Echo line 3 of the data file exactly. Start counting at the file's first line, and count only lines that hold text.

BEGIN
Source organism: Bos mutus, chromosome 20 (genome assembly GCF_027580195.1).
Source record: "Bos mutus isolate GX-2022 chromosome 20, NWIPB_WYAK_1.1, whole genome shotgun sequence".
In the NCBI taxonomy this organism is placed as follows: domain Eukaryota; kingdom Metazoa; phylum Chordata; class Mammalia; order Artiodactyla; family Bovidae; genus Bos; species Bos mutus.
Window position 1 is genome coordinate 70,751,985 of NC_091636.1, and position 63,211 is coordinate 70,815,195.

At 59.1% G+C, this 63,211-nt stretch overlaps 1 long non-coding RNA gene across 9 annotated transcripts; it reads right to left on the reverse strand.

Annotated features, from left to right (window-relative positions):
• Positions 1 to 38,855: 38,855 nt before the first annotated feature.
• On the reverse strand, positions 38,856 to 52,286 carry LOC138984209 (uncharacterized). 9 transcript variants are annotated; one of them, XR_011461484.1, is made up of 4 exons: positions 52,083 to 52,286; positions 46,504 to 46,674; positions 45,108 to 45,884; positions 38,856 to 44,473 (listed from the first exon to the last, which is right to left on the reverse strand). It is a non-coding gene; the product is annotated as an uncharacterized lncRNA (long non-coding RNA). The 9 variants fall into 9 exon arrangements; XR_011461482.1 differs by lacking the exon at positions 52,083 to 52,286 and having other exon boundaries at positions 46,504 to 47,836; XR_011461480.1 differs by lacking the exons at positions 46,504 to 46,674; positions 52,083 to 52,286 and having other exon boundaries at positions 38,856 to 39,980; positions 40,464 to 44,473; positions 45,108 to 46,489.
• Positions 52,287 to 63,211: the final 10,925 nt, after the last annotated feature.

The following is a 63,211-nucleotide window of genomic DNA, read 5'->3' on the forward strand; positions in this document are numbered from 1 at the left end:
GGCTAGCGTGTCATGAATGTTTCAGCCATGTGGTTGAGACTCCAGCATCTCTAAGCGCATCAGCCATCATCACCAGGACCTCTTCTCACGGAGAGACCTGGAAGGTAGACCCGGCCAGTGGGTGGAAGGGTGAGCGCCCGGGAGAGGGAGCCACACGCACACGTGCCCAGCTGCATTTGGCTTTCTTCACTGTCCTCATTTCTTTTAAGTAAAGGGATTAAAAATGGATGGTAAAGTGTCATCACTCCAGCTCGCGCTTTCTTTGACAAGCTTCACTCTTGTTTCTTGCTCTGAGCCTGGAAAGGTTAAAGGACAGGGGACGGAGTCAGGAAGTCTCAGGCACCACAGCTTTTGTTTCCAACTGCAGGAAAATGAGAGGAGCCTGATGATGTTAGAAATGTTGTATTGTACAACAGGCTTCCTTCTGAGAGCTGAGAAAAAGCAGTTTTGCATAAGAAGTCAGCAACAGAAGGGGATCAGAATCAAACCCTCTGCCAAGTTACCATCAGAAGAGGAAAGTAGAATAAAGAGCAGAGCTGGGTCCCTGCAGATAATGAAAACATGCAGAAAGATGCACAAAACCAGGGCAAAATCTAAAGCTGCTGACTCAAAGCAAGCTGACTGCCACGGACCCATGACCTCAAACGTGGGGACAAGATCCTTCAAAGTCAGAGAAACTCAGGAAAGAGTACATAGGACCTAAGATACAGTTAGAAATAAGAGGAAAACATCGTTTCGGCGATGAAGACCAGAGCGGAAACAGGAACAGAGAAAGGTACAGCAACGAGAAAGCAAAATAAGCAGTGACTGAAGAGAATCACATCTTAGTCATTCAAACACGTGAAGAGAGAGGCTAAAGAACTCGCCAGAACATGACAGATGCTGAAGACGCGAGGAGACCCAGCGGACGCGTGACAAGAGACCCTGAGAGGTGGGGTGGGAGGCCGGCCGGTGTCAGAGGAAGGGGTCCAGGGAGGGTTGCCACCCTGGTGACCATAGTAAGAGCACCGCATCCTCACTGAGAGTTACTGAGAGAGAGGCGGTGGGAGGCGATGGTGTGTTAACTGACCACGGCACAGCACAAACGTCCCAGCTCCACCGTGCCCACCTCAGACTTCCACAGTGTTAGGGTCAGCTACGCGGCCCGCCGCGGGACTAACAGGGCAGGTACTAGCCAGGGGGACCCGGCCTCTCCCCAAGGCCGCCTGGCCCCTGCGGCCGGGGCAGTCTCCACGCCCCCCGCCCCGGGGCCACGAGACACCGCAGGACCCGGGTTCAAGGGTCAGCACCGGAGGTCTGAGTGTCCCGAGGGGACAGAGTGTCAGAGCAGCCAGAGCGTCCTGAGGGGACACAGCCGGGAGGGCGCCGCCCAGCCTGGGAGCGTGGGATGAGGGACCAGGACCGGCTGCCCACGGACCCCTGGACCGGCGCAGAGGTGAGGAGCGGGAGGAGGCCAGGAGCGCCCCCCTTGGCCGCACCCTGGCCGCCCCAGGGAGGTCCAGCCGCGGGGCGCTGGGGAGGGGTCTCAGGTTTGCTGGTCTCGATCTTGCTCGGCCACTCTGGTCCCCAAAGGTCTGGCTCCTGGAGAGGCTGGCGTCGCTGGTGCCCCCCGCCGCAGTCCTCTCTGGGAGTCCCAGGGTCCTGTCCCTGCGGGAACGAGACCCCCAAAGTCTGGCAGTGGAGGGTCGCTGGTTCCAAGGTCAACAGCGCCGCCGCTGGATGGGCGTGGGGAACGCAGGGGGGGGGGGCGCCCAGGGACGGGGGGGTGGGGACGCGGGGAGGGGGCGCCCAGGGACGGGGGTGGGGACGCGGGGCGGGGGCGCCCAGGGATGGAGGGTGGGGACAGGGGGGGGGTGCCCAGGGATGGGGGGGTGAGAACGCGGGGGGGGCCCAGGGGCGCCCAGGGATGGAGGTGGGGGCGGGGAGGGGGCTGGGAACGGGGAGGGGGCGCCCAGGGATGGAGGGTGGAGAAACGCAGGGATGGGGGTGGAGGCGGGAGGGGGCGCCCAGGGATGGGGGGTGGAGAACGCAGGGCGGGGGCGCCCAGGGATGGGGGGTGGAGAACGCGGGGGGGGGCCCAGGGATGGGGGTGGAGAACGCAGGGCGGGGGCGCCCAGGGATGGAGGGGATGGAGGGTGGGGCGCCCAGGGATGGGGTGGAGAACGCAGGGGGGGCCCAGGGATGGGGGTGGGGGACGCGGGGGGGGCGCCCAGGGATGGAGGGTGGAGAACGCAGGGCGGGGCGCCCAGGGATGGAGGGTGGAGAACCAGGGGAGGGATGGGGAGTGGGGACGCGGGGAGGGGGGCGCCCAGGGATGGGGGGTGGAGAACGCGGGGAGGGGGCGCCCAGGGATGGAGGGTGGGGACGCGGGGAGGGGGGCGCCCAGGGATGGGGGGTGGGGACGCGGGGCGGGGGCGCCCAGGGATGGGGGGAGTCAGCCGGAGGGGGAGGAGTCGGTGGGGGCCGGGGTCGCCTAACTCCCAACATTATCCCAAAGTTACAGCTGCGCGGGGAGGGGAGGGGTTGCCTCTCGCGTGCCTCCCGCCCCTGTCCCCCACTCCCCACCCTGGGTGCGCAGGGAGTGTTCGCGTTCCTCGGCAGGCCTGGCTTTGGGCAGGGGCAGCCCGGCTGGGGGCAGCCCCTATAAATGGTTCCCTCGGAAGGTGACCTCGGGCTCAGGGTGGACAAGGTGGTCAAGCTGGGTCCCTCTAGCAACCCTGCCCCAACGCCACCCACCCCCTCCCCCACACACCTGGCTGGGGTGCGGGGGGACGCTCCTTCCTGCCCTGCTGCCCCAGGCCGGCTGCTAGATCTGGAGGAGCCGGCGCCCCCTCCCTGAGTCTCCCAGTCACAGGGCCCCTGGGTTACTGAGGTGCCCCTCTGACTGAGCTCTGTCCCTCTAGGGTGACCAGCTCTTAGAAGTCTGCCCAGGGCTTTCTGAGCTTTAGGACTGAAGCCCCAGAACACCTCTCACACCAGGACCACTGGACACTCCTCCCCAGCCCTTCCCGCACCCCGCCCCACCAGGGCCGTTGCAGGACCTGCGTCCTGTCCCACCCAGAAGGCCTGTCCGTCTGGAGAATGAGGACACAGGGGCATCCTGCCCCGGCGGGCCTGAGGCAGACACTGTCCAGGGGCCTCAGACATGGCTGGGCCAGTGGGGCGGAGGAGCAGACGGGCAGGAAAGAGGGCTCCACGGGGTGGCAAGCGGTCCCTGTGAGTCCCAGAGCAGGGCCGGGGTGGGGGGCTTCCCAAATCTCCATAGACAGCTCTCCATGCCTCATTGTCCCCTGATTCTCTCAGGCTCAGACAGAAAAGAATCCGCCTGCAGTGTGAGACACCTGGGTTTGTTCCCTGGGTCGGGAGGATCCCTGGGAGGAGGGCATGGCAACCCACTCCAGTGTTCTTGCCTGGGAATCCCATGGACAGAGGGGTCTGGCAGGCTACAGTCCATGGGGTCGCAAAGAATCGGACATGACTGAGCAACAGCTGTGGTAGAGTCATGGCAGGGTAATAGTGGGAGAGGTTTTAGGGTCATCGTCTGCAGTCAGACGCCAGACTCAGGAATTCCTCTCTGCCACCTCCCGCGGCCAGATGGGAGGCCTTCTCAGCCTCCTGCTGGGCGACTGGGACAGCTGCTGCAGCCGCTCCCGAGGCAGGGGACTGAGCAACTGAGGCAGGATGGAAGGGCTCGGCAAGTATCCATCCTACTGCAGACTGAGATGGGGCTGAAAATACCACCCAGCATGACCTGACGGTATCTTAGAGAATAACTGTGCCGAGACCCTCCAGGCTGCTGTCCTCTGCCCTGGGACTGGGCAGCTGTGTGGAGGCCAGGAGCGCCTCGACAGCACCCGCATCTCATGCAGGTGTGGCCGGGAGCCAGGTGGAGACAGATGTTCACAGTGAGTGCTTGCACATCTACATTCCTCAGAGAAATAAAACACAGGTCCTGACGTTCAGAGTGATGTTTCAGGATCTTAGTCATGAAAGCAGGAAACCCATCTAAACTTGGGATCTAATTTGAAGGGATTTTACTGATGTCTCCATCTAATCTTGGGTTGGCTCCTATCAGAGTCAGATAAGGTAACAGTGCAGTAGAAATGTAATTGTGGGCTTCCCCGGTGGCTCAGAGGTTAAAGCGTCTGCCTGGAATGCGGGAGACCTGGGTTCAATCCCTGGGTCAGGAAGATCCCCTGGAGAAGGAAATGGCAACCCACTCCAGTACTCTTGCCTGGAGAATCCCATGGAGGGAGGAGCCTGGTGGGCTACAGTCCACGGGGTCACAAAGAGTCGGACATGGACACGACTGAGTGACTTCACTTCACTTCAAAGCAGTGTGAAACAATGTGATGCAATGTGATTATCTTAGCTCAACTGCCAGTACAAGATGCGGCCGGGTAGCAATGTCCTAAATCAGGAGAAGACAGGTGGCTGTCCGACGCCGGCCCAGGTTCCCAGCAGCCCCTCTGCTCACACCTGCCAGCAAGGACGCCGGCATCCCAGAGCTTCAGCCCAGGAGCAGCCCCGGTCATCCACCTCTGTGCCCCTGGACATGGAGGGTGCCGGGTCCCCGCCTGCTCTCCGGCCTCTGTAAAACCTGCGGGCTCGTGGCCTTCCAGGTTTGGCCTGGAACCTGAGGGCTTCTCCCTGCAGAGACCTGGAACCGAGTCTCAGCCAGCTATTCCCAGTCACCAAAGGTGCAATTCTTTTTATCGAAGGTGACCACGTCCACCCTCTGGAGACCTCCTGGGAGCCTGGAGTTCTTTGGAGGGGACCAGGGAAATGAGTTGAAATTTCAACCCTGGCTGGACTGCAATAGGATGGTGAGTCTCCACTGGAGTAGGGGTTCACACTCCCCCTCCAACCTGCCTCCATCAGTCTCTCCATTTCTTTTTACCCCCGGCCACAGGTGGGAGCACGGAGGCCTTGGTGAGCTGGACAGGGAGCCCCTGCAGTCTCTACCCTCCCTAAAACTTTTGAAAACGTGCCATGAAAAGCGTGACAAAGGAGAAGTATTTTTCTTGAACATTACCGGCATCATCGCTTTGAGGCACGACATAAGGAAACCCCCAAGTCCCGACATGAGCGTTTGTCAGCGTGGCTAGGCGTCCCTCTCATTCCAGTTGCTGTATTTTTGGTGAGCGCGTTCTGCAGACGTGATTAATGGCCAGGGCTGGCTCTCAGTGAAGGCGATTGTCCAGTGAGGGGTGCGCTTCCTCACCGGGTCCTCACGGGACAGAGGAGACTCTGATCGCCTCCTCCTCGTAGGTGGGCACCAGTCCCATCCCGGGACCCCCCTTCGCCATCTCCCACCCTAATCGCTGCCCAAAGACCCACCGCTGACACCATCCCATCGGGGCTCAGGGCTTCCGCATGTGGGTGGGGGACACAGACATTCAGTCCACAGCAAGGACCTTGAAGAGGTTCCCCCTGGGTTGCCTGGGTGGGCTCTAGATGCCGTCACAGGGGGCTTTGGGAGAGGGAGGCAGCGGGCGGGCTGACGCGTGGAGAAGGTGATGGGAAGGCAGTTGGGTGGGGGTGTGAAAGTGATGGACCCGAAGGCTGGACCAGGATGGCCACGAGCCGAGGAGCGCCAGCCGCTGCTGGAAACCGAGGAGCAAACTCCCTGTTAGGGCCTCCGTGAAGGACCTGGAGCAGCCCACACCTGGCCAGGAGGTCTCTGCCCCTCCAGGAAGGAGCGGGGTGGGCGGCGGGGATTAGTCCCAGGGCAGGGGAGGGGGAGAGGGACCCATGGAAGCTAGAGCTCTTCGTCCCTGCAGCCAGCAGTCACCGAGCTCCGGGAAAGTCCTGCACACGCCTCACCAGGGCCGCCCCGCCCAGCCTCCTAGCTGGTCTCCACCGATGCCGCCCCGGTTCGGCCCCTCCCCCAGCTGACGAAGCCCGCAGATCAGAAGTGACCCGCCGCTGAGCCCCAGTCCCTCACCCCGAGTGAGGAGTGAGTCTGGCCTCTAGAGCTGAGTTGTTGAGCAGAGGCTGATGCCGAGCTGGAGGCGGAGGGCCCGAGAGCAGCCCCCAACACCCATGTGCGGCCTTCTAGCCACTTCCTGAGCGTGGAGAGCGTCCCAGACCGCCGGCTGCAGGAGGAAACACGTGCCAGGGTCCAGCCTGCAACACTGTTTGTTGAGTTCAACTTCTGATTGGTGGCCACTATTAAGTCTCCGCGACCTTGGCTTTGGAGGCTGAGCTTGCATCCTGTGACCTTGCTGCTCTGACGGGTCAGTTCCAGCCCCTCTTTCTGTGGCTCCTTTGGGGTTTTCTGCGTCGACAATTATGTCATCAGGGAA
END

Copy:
In the NCBI taxonomy this organism is placed as follows: domain Eukaryota; kingdom Metazoa; phylum Chordata; class Mammalia; order Artiodactyla; family Bovidae; genus Bos; species Bos mutus.